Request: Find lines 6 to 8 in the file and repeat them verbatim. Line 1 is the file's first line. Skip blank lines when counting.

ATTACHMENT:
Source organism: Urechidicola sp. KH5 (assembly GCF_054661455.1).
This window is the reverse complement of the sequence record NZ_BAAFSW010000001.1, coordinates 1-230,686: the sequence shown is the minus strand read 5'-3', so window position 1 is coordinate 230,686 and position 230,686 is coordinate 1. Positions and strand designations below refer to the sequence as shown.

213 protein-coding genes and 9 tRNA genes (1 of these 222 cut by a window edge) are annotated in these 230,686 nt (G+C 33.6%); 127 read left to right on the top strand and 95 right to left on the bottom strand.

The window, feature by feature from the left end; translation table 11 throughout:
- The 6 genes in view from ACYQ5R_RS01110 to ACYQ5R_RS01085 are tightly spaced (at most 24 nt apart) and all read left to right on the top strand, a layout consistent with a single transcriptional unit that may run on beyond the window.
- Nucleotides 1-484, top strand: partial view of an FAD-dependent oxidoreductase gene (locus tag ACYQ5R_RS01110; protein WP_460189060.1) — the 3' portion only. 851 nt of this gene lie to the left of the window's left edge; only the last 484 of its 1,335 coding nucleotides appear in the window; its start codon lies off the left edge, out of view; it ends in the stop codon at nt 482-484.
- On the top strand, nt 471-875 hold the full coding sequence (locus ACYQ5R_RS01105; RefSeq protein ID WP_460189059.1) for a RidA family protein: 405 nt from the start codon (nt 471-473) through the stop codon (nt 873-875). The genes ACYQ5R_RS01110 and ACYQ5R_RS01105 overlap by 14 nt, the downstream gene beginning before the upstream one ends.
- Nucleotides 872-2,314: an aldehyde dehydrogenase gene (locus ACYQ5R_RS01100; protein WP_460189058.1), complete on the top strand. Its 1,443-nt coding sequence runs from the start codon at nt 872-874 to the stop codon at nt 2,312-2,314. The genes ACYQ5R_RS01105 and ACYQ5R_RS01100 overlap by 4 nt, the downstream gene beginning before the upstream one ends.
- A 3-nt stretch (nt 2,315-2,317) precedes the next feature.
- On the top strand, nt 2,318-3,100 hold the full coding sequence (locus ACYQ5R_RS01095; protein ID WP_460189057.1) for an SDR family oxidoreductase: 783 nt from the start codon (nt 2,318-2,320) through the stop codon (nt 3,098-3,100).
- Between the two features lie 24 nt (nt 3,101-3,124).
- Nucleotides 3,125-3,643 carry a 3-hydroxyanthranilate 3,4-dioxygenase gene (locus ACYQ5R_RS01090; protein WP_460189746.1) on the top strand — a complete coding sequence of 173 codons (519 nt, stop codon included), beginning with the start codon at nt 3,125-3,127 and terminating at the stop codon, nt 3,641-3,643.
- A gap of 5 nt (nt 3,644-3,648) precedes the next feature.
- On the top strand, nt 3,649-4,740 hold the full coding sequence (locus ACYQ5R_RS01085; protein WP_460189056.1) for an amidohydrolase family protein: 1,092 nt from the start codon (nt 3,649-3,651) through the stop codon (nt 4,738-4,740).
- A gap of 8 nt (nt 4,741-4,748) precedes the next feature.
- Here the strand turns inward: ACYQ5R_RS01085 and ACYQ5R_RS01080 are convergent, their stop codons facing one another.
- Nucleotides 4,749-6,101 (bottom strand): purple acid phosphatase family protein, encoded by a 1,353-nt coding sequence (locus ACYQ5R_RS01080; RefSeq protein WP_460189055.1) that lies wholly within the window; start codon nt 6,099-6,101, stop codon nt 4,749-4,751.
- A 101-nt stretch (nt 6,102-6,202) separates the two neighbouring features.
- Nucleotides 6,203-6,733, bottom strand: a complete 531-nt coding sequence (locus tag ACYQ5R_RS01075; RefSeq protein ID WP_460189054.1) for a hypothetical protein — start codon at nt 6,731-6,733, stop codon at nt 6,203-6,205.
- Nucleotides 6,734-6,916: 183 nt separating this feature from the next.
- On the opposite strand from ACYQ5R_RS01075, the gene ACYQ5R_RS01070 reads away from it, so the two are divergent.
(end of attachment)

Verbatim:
- Nucleotides 1-484, top strand: partial view of an FAD-dependent oxidoreductase gene (locus tag ACYQ5R_RS01110; protein WP_460189060.1) — the 3' portion only. 851 nt of this gene lie to the left of the window's left edge; only the last 484 of its 1,335 coding nucleotides appear in the window; its start codon lies off the left edge, out of view; it ends in the stop codon at nt 482-484.
- On the top strand, nt 471-875 hold the full coding sequence (locus ACYQ5R_RS01105; RefSeq protein ID WP_460189059.1) for a RidA family protein: 405 nt from the start codon (nt 471-473) through the stop codon (nt 873-875). The genes ACYQ5R_RS01110 and ACYQ5R_RS01105 overlap by 14 nt, the downstream gene beginning before the upstream one ends.
- Nucleotides 872-2,314: an aldehyde dehydrogenase gene (locus ACYQ5R_RS01100; protein WP_460189058.1), complete on the top strand. Its 1,443-nt coding sequence runs from the start codon at nt 872-874 to the stop codon at nt 2,312-2,314. The genes ACYQ5R_RS01105 and ACYQ5R_RS01100 overlap by 4 nt, the downstream gene beginning before the upstream one ends.